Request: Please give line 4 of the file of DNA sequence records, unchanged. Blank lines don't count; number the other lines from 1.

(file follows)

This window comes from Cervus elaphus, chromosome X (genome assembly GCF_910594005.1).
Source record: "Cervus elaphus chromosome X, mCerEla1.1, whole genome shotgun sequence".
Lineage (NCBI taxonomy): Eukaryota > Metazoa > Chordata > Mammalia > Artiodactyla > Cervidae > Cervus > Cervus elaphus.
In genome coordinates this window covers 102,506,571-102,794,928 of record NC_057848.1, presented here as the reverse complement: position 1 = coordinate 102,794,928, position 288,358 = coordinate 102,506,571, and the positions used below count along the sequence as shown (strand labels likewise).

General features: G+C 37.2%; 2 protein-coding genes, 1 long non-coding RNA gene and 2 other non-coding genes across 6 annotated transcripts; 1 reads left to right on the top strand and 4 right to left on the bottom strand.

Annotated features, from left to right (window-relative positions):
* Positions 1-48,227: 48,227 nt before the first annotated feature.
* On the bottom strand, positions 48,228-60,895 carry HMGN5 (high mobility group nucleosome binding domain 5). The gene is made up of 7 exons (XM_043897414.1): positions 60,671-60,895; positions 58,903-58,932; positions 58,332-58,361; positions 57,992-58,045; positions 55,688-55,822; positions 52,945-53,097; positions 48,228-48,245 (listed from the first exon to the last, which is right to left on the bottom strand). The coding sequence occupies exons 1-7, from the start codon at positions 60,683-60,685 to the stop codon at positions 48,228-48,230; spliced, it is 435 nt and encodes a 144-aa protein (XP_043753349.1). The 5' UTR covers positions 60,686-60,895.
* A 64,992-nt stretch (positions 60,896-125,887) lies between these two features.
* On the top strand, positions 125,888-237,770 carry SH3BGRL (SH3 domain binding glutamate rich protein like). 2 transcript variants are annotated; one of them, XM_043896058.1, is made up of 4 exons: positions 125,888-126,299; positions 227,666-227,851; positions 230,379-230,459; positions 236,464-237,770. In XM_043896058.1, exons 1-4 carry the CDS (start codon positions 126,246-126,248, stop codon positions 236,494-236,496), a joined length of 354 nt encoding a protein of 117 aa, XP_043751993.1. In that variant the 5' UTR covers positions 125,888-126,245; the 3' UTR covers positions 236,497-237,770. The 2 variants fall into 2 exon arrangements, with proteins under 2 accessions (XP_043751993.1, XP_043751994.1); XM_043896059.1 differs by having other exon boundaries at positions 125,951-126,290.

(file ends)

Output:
In genome coordinates this window covers 102,506,571-102,794,928 of record NC_057848.1, presented here as the reverse complement: position 1 = coordinate 102,794,928, position 288,358 = coordinate 102,506,571, and the positions used below count along the sequence as shown (strand labels likewise).